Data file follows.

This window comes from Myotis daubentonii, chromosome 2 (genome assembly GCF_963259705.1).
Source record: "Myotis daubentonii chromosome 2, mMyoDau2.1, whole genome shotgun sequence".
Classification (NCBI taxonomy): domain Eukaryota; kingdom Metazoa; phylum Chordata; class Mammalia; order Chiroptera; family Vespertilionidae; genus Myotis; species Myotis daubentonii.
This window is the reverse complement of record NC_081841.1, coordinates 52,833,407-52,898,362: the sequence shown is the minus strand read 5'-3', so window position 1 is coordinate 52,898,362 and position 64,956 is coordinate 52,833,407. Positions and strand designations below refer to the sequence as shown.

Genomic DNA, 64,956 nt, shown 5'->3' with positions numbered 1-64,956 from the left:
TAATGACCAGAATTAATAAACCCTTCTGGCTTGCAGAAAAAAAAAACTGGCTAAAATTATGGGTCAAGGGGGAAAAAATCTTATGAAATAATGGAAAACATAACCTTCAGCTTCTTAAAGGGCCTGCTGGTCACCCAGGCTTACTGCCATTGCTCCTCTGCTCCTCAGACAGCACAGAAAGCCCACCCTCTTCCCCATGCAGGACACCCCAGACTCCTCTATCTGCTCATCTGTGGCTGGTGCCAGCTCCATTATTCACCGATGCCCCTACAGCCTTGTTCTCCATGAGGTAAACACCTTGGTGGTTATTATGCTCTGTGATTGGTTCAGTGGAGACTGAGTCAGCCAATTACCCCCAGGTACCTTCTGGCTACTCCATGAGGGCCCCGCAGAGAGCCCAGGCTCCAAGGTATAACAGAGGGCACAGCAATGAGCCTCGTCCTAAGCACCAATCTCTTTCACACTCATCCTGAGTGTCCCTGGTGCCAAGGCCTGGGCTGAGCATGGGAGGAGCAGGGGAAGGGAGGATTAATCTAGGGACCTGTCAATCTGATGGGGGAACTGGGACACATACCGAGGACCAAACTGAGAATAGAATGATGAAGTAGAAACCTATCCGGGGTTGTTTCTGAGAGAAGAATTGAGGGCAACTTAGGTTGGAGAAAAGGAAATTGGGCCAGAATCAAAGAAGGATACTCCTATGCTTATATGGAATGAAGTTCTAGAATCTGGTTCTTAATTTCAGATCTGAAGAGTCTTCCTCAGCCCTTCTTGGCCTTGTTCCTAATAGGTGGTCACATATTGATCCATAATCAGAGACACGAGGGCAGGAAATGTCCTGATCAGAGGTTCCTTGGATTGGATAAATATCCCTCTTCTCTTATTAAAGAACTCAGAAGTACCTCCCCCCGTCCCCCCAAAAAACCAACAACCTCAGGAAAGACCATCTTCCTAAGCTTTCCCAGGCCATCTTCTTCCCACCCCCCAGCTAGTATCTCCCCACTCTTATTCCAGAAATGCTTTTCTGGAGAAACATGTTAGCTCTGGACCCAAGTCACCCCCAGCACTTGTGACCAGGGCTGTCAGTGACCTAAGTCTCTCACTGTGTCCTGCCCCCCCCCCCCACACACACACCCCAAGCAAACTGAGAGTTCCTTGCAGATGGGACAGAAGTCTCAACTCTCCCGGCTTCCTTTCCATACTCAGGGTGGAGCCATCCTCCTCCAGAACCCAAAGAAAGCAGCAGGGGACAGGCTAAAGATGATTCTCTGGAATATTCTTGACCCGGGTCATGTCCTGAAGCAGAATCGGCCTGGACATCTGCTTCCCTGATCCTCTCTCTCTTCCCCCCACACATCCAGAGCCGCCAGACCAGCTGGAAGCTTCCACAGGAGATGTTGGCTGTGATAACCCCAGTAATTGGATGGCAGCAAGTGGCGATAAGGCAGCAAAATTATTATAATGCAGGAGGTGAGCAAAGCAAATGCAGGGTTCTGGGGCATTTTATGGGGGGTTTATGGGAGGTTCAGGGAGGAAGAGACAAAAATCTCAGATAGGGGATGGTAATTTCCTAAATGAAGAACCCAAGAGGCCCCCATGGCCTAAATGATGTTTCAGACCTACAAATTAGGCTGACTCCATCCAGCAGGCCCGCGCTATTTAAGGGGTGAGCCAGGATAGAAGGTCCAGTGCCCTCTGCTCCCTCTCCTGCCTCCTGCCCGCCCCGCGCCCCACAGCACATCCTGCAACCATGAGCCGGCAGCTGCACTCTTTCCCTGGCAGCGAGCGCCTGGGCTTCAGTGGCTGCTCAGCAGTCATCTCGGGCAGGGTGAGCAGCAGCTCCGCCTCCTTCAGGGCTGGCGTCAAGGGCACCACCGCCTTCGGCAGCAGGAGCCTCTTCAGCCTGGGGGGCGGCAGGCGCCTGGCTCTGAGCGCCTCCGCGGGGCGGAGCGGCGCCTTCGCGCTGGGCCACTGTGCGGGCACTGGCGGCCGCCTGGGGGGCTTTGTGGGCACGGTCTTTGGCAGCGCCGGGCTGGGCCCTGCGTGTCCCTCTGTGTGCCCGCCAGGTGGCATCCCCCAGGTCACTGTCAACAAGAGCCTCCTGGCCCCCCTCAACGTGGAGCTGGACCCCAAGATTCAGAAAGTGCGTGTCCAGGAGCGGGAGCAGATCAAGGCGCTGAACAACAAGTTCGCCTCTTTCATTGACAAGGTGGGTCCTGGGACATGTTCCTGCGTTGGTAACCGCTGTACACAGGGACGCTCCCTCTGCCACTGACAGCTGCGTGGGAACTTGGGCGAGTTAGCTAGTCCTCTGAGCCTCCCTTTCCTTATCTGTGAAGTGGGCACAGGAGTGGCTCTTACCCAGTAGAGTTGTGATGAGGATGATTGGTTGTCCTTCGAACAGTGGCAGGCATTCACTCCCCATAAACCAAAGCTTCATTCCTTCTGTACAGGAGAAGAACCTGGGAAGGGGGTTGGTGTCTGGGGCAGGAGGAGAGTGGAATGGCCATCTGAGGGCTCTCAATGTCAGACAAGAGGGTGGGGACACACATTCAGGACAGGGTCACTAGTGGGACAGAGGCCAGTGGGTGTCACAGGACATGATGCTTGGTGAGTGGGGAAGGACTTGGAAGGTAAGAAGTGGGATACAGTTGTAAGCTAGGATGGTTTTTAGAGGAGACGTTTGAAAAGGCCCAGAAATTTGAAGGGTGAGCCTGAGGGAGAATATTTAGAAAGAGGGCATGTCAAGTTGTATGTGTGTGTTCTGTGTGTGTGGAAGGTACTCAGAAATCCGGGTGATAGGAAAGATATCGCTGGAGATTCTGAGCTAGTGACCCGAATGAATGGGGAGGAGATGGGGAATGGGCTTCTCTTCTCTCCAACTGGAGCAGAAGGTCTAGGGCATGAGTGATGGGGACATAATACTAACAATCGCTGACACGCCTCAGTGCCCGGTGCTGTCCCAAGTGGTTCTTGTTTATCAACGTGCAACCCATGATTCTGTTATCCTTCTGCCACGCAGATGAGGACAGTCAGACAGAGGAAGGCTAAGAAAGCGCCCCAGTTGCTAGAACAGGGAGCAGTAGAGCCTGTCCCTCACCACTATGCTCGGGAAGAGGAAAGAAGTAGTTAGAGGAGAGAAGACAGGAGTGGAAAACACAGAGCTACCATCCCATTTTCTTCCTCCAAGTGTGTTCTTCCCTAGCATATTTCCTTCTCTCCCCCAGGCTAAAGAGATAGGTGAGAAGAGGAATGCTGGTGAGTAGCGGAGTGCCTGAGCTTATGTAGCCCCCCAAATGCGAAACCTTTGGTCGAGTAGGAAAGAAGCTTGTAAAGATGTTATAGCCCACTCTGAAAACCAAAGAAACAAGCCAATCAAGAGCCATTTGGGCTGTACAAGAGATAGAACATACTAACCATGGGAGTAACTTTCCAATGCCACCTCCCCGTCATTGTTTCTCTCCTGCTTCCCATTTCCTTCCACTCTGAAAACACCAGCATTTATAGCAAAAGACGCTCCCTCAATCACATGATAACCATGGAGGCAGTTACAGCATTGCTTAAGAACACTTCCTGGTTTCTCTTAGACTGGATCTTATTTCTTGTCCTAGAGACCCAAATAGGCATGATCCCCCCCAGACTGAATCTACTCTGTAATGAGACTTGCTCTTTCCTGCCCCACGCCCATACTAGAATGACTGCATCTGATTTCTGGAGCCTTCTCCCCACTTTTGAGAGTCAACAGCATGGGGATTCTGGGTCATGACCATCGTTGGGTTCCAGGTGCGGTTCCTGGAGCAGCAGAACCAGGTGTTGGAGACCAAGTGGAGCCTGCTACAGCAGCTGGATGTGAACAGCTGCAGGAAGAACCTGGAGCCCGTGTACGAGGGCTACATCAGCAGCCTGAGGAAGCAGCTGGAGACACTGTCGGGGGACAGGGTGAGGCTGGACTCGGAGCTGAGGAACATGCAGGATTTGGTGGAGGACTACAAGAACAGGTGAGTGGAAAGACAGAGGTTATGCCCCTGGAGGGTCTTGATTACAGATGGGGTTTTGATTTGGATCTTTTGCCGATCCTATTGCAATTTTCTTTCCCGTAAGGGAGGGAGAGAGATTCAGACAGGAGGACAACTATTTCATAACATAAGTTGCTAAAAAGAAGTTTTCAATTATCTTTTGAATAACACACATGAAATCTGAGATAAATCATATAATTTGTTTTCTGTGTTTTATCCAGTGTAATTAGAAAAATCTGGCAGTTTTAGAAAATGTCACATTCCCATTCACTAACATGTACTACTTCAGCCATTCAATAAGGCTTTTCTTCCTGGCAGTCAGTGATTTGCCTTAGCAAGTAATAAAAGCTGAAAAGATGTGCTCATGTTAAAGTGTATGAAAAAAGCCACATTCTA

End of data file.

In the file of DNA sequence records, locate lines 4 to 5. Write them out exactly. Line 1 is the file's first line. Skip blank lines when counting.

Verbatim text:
This window is the reverse complement of record NC_081841.1, coordinates 52,833,407-52,898,362: the sequence shown is the minus strand read 5'-3', so window position 1 is coordinate 52,898,362 and position 64,956 is coordinate 52,833,407. Positions and strand designations below refer to the sequence as shown.

Genomic DNA, 64,956 nt, shown 5'->3' with positions numbered 1-64,956 from the left: